Cancer: A Computational Disease that AI Can Cure
published: Sept. 1, 2010, recorded: July 2010, views: 5729
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Robert S. Engelmore Memorial Award Lecture - Cancer results from finite genomic mutations that biotechnology can easily list, and that we can mostly understand and reason about in terms of the underlying biochemistry. Tragically, the scientific and medical communities are searching for cures using an incredibly inefficient non-adaptive strategy, where the costs of experiments are measured in lives, as well as money, and where we capture only a small portion of the genomics and outcomes data, i.e., in clinical trials. Inspired by my career experiences as an AI researcher, Internet entrepreneur and cancer survivor, I am attempting to redress this situation through Cancer Commons, a "rapid learning" community of patients, physicians and researchers. Our goal is to cure cancer by collecting the genomic and response data from thousands of adaptively-planned individual treatment experiments, integrating the resulting sparse fragments of evidence to infer the true causal mechanisms of tumors and drugs, and generalizing the resulting knowledge so that it can be applied to new cases. Each patient is treated in accord with the best available knowledge, and that knowledge is continually updated to benefit the next patient. Hopefully, this adaptive approach will efficiently climb the hill to find cures for cancer, one patient at a time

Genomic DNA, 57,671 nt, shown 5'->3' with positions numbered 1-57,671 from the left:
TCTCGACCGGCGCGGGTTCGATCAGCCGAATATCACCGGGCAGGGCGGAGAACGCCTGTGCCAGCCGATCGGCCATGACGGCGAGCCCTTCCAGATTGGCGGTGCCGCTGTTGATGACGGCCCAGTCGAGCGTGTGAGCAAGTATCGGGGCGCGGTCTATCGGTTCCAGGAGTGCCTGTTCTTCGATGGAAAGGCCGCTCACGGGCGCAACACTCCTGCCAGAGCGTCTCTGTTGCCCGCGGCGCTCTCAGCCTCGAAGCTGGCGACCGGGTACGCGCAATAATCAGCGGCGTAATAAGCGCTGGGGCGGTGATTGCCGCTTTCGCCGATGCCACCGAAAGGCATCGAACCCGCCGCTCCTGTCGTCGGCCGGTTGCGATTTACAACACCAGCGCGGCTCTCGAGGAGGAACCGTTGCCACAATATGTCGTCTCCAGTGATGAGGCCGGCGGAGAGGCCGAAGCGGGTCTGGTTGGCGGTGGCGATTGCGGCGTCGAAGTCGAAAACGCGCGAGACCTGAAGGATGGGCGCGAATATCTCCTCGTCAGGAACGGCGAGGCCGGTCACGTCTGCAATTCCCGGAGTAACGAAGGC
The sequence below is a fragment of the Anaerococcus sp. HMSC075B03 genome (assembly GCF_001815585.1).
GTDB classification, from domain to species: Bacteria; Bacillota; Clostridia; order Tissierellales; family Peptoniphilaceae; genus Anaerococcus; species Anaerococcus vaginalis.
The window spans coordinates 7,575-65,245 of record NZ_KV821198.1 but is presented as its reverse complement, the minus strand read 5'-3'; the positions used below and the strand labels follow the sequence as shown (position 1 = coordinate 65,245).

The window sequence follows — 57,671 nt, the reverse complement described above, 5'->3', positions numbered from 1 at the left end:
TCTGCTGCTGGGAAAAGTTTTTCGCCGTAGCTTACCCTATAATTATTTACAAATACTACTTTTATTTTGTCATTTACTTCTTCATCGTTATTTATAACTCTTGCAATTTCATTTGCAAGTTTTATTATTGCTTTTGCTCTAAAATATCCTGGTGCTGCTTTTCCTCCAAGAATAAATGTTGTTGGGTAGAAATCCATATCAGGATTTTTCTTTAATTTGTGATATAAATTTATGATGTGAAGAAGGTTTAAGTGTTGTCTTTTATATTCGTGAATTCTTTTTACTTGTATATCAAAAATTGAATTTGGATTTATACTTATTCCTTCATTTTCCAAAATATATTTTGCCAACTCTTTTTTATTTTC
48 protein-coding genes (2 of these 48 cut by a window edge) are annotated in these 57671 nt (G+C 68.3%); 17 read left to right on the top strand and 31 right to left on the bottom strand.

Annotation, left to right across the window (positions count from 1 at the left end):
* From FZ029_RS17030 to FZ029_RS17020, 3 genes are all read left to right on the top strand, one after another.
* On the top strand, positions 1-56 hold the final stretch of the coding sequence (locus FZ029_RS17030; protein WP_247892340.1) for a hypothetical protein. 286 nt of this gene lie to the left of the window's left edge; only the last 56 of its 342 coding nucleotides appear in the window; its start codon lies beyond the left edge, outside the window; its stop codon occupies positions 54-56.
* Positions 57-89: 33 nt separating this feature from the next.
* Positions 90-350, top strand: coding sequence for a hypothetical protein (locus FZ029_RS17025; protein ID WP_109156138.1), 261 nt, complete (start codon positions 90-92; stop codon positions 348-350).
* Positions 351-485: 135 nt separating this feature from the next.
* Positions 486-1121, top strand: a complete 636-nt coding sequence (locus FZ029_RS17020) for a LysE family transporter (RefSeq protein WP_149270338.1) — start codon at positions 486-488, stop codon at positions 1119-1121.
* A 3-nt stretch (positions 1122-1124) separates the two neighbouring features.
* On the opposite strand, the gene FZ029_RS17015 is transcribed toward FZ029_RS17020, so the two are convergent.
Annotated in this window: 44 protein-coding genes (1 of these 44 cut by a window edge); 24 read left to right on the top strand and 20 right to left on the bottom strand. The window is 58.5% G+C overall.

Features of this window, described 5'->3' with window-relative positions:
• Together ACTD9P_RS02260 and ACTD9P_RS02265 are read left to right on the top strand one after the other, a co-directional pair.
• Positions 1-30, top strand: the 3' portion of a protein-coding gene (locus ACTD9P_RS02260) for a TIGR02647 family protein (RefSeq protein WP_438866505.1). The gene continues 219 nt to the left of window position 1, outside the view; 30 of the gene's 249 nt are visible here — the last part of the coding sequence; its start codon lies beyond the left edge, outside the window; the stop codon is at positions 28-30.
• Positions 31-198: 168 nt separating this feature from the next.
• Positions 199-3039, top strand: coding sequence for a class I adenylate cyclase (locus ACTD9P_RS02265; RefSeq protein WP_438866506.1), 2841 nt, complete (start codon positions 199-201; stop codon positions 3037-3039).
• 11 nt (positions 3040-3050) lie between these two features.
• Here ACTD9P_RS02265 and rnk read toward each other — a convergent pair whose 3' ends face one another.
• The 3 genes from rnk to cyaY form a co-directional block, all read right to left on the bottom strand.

Download slides: aaai2010_tenenbaum_cac_01.pdf (6.9 MB)
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